The species is dioecious, with male and female structures on separate plants. Pollination is by wind, and seeds are produced sexually by outcrossing (Bayer 1996). The numerous hair-like bristles of the mature achenes facilitate its dispersal by wind. Plants also reproduce vegetatively by producing stolons that terminate in plantlets. Initially, the mother plant provides the plantlet with nutrients via the stolon. The genetically identical plantlets eventually become independent plants, as stolons are naturally severed over time. This mode of reproduction results in very restricted dispersal, as stolons only reach 10 cm long (Douglas et al. 1998b).

Genetically, some functional inbreeding has been observed in Oregon and California populations of the species. Those populations were found to have relatively high intra- and inter-population genetic diversity. The peripheral populations from California are not genetically differentiated from the central Oregon ones (Bayer 1990).

Based on habitats where the species has been observed in Canada and elsewhere, stoloniferous pussytoes appears to thrive on gently sloping sagebrush sites with vernally wet soils that dry out in summer. Vegetation cover tends to be low. Transplantation studies in California indicate that soil chemistry and characteristics may be important to the species’ habitat needs (Grant 1989, 1990).

Top of Page

Limiting Factors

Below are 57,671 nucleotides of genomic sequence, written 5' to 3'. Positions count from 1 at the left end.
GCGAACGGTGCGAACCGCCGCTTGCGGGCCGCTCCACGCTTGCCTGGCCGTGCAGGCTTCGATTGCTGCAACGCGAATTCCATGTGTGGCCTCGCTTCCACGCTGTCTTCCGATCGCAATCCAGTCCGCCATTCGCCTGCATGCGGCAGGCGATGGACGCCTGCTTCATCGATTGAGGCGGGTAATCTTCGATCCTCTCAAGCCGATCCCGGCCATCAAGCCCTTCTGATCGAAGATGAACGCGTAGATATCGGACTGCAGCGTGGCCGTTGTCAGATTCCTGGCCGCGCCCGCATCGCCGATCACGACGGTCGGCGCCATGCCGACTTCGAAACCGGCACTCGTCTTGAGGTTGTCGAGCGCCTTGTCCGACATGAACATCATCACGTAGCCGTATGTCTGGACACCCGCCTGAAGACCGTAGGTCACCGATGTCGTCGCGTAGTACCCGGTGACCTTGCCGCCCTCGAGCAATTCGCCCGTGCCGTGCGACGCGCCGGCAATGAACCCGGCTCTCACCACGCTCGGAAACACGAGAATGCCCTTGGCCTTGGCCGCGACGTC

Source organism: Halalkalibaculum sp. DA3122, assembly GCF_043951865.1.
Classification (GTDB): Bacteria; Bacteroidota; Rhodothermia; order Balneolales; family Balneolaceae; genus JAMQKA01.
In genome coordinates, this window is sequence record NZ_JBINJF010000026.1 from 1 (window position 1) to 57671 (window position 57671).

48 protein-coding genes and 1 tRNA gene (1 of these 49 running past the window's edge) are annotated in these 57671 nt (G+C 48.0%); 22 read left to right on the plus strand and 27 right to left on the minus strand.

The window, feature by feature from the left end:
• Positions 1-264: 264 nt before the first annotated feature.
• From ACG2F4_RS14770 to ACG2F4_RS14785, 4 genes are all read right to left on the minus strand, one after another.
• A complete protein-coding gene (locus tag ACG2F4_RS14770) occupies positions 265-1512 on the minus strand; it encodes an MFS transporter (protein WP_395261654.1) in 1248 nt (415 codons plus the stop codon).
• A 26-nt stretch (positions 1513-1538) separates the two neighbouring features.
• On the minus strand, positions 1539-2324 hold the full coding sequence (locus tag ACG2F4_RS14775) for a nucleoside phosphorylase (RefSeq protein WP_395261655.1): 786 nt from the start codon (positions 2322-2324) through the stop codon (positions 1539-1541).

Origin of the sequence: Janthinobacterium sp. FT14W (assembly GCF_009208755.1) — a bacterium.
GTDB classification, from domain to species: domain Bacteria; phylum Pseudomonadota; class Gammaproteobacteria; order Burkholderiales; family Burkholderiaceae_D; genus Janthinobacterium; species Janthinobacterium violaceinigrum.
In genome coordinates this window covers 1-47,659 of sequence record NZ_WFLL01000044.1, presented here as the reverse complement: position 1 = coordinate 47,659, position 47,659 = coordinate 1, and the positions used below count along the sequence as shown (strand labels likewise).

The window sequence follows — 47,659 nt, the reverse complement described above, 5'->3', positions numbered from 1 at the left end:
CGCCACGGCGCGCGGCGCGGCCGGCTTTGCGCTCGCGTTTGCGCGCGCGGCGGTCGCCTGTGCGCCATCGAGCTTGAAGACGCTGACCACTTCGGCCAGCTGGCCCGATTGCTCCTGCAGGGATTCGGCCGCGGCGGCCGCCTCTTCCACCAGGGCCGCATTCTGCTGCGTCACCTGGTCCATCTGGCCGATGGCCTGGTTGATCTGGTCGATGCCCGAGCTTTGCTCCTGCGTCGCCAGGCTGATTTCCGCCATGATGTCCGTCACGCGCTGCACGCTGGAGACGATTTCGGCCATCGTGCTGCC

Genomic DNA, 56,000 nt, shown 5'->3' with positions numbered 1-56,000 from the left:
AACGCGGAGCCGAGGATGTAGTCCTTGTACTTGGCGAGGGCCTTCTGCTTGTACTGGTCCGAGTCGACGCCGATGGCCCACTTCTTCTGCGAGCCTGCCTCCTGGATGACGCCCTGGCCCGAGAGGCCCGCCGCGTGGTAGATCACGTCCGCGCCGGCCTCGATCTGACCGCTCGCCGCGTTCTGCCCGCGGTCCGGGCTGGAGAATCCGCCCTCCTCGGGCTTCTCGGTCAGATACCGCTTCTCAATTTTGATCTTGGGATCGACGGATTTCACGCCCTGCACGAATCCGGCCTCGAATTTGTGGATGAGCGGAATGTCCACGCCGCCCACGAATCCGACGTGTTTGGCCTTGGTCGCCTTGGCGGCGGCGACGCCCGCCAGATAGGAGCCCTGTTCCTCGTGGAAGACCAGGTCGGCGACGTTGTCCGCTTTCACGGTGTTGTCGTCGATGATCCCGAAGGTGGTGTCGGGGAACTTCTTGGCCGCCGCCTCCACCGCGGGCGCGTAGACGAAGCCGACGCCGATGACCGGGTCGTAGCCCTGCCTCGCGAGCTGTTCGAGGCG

Limited dispersal may explain the very small extent of occurrence of these three species at risk in Canada. Poor dispersal reduces the likelihood that populations will be bolstered by immigrant propagules, or that new populations will become established in suitable habitats.

Poor recruitment and reproduction and population fluctuations are limiting factors relevant to the persistence of slender collomia in Canada, as no reproducing individuals were found in 2004 and it is unknown whether individuals emerged in 2005. Unless plants germinate from the seed bank, the species will be extirpated in Canada. The duration of viability of seeds in the seed bank is unknown. Dwarf woolly-heads and stoloniferous pussytoes population sizes tend to fluctuate according to climatic conditions and poor recruitment/reproduction likely occur in drought years, though seed banking is expected to offset fluctuations to some degree in these annual/short-lived species.